Coaching tips for an early crossMarch 8, 2018
Sarawak did implement the early cross during the old days with player with having the ability of speed and cross accuracy eg Ahmad Fairuz Yunus, Zapri Manai, Gilbert Cassidy Gawing & Efendi Sugandi.
This is one of the reason why Alan Vest require tall striker that having ability scoring via heading like John Hunter, Alistair Edwards and Nathan Gibson.
The value of an early cross is immeasurable. The norm for most players is to take the ball to the end line and then whip it into the box. To be fair, there’s nothing wrong with this approach – it actually works very well. But that being said, players put their heads down and don’t even think about putting an early ball in because they’re focused on getting to the end line before they make any further decisions. the problem with this is you are not seeing potential runs and openings being made by your teammates. I am going to explain when to use the early cross and why to use it. Use it correctly and you will create more scoring chances for your team than you could have ever imagined.
What is an early cross?
An early cross is a play where the ball is crossed much before the end line or anywhere near the end line. In fact, it will happen so early that most defenders won’t even anticipate a cross coming in. The distance in which this cross takes place is usually in line with the 18-yard box and further out. Refer to the red circles representing the area in which these crosses take place:
Why is the early cross a good idea?
The early cross is extremely difficult to deal with as a defender. When you are tracking backwards, not only do you have to cover your opponent, but you have to keep an eye on the ball. When early balls are played in, you have an extremely difficult time covering both. When players cross from the end line, however, the entire defensive unit is usually back and have established their positions. At this point it is very easy to clear the ball away while making sure you have your opponent covered. If you are running back, trying to clear the ball effectively is very difficult. Often times the defender will have no choice but to push it out for a corner kick because of his/her momentum, or even have a bad clearence that results in a chance on goal.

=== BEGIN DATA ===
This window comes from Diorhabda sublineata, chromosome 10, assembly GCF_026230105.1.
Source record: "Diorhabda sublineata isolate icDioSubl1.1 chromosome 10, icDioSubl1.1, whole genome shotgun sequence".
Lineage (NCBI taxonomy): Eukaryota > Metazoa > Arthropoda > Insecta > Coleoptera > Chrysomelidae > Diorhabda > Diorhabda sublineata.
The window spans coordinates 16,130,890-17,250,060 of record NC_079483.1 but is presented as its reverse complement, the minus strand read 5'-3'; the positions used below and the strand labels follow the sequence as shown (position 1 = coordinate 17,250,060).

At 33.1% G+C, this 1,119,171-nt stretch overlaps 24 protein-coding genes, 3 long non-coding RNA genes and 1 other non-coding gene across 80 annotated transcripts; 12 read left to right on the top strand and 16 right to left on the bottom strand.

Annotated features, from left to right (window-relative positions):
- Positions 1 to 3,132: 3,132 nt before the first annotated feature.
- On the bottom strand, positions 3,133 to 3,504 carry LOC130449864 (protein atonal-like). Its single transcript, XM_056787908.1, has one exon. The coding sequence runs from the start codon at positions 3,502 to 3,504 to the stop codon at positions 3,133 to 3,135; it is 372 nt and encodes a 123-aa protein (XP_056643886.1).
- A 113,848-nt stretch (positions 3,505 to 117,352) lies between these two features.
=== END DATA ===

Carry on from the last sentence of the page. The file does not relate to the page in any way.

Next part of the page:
While it is difficult for defenders to deal with, it is absolutely ideal for forwards. Many forwards get frustrated with the balls that come in from the end line because at that point in time they have stopped their run and and just waiting for the ball to come in. With an early cross, players can use their momentum and run onto a ball. Running onto a ball is a lot more dangerous than having to generate your own power off the spot. On top of all this, as I hinted at before, when forwards are making these runs, defenders have a difficult time keeping track of exactly where they are. As a result, forwards will often be open for a great opportunity on net.
How should the early cross come in?
The early cross should either be a whipping ball in along the ground, or a ball in the air looking to meet the head/foot of the oncoming attacker. If the person crossing the ball can learn this technique effectively, your team will experience more chances and more goals – I guarantee it.